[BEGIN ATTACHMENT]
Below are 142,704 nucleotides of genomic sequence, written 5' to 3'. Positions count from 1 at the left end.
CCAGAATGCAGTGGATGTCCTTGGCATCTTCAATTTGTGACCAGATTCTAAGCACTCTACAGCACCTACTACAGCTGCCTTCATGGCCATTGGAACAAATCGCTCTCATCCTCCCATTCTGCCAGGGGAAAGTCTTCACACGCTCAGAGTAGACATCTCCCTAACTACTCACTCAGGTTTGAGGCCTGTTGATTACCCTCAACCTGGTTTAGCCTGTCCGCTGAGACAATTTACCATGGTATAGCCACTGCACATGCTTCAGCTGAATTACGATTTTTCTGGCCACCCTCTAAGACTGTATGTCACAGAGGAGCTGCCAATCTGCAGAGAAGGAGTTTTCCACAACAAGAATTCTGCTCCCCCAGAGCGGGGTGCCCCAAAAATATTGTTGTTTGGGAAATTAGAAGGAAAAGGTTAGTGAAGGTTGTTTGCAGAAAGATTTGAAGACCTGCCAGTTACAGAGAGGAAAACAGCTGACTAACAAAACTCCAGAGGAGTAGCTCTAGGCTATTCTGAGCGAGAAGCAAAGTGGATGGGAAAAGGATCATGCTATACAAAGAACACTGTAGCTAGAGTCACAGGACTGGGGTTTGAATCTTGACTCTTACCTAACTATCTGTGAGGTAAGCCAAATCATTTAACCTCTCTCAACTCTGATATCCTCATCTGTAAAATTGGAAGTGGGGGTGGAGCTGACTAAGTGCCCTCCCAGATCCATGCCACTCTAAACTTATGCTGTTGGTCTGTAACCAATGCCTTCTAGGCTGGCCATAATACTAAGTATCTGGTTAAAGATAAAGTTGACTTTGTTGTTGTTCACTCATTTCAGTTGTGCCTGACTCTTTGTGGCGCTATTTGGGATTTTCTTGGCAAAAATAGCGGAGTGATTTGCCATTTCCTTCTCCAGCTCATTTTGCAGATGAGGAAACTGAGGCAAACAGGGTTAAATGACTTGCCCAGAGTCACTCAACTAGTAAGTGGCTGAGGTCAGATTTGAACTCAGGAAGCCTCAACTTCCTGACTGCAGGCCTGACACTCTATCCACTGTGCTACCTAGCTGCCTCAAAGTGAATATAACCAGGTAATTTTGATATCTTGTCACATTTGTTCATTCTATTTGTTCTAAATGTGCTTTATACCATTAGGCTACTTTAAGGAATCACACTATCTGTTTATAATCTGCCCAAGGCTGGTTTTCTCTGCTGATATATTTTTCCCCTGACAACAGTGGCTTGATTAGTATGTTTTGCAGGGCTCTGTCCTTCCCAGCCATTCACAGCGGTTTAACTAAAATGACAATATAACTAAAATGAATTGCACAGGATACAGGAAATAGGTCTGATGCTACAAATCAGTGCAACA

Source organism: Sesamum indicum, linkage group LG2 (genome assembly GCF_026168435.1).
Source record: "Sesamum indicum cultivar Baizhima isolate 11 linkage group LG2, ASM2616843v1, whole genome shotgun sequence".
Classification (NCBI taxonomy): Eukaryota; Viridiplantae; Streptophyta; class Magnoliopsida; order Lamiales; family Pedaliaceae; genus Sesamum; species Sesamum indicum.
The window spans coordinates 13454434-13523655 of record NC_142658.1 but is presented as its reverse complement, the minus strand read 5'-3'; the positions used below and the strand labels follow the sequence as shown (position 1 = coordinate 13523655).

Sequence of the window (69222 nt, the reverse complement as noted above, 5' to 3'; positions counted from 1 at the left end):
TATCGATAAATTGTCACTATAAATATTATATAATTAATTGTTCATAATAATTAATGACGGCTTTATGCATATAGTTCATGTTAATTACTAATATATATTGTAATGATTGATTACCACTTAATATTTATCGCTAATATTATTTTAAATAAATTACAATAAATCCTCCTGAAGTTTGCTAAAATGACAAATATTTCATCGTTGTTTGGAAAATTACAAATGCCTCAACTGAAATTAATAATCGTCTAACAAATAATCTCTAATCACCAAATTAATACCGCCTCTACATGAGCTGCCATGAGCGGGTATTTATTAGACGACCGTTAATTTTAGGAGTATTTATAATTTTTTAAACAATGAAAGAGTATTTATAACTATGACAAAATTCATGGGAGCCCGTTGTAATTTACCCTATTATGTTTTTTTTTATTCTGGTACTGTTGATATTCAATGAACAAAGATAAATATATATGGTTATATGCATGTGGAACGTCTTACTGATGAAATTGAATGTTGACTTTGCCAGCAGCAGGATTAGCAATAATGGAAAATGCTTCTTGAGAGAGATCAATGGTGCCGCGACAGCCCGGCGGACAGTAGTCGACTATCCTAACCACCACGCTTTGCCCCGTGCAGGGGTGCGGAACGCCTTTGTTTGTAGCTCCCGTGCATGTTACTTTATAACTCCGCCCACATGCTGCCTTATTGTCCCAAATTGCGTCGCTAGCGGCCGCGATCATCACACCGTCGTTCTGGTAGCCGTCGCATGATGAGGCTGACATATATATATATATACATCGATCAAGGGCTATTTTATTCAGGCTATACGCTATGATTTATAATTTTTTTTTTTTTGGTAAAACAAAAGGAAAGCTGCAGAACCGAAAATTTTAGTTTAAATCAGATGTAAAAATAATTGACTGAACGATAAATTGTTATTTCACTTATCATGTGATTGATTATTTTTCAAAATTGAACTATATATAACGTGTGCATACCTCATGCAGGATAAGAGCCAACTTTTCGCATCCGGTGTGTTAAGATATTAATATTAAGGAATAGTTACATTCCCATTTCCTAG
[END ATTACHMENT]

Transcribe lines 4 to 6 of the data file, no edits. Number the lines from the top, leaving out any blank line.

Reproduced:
Source record: "Sesamum indicum cultivar Baizhima isolate 11 linkage group LG2, ASM2616843v1, whole genome shotgun sequence".
Classification (NCBI taxonomy): Eukaryota; Viridiplantae; Streptophyta; class Magnoliopsida; order Lamiales; family Pedaliaceae; genus Sesamum; species Sesamum indicum.
The window spans coordinates 13454434-13523655 of record NC_142658.1 but is presented as its reverse complement, the minus strand read 5'-3'; the positions used below and the strand labels follow the sequence as shown (position 1 = coordinate 13523655).